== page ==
Employment and Prices
Labor markets continued to improve gradually across the District. Most business contacts planned to either increase staff levels or leave them unchanged. Firms that plan to increase employment were doing so in response to increased demand and because they have maximized productivity with their existing staff. Staffing agencies continued to experience high demand for temporary workers as well as an increase in temp-to-hire positions. Some contacts reported difficulty finding qualified candidates to fill specialized, higher skilled positions, especially in healthcare and communications/technology sectors. Firms that are not increasing employment cited high operating costs and uncertainty about future demand as constraints to hiring plans.

Firms' expectations for unit cost increases have moderated slightly since the beginning of the year as their outlook for labor and benefits costs were revised down. However, prices of commodity-linked materials continued to rise and downward price pressures from productivity gains were noted as tapering off. District contacts continued to report that margins remain squeezed and their ability to raise selling prices was mixed.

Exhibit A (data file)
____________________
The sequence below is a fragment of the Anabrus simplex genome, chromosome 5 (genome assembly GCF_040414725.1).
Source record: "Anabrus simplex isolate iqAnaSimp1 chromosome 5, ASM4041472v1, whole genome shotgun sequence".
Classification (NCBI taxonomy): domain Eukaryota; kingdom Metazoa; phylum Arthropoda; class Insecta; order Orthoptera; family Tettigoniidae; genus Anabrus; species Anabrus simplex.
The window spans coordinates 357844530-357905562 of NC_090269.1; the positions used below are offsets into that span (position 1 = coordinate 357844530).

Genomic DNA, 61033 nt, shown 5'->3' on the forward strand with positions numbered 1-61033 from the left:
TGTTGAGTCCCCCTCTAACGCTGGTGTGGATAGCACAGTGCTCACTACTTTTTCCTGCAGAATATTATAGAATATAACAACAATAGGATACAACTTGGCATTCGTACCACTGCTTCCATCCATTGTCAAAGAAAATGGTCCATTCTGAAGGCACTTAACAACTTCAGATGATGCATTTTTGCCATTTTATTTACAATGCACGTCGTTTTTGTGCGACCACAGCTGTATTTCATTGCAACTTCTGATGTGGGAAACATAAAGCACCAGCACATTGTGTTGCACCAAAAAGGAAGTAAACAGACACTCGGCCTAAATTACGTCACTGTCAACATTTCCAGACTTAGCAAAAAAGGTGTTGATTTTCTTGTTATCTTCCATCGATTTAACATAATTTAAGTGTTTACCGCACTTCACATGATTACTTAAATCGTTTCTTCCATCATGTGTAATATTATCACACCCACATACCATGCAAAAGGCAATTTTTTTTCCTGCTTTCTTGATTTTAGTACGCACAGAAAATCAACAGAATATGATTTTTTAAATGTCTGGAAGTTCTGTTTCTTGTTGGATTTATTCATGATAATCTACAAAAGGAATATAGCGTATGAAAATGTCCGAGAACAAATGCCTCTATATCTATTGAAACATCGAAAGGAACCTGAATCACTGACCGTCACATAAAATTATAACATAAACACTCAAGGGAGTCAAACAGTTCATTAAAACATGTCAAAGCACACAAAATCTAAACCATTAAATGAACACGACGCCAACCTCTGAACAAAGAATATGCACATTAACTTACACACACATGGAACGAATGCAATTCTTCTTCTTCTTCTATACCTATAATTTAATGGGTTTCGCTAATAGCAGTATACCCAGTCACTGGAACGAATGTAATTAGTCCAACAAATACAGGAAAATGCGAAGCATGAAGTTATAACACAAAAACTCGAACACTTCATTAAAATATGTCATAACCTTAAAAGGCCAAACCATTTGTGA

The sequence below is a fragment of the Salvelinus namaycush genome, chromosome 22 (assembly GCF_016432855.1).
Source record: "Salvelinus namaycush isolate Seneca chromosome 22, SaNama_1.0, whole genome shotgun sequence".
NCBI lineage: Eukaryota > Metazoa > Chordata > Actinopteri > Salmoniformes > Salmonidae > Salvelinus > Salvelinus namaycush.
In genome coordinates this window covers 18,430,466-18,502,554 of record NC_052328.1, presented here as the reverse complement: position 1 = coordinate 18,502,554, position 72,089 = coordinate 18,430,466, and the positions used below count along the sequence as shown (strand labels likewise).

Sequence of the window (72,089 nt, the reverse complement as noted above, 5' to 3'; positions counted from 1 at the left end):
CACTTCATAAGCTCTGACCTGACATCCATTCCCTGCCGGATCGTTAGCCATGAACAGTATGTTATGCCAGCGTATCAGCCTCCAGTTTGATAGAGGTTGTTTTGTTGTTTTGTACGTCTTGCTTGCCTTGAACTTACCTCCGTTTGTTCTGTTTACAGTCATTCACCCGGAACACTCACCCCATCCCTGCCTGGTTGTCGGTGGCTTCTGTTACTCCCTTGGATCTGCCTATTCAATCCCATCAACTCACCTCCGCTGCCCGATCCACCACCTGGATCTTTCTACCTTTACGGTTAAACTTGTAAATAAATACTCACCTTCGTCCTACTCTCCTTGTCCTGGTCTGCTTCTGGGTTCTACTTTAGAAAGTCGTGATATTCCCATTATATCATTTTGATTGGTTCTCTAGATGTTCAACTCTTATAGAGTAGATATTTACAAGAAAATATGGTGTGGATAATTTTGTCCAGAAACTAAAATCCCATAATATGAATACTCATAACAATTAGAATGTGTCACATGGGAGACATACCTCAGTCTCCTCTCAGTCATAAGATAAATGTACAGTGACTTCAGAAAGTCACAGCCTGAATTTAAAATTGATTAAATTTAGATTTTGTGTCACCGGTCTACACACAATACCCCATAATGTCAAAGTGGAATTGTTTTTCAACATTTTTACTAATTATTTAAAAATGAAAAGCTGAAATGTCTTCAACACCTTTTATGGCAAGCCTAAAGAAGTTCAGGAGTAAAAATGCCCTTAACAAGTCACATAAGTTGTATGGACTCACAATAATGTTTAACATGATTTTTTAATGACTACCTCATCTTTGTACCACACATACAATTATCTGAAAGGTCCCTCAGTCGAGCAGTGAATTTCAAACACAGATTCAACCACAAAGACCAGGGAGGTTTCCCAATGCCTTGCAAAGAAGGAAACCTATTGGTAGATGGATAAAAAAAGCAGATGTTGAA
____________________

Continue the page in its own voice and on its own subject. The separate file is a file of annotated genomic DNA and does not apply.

Natural Resources and Agriculture
The number of rigs operating in the Gulf of Mexico is at roughly half the pre-Gulf of Mexico oil spill level. Several energy infrastructure manufacturing firms noted an increase in capital investment. The Mississippi River flooding has caused minor disruption to river traffic, which, in turn, may affect production in some oil refineries and chemical plants. The interruptions are expected to be short-lived, and there are no reports of damage to transportation or energy infrastructure.

Much of the District experienced difficult weather conditions in April and May. An abnormally cold, wet spring and severe storms have delayed planting in some areas. Producers of poultry, cattle, and timber experienced losses as a result of the tornadoes as well. Many farmers in Mississippi and Louisiana are experiencing some degree of flooding from the Mississippi. Prices for many of the District's agricultural products remained strong, particularly cotton, soybeans, and beef, although the recent record-high cotton prices have declined because of some pull back in global demand.

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Last update: June 8, 2011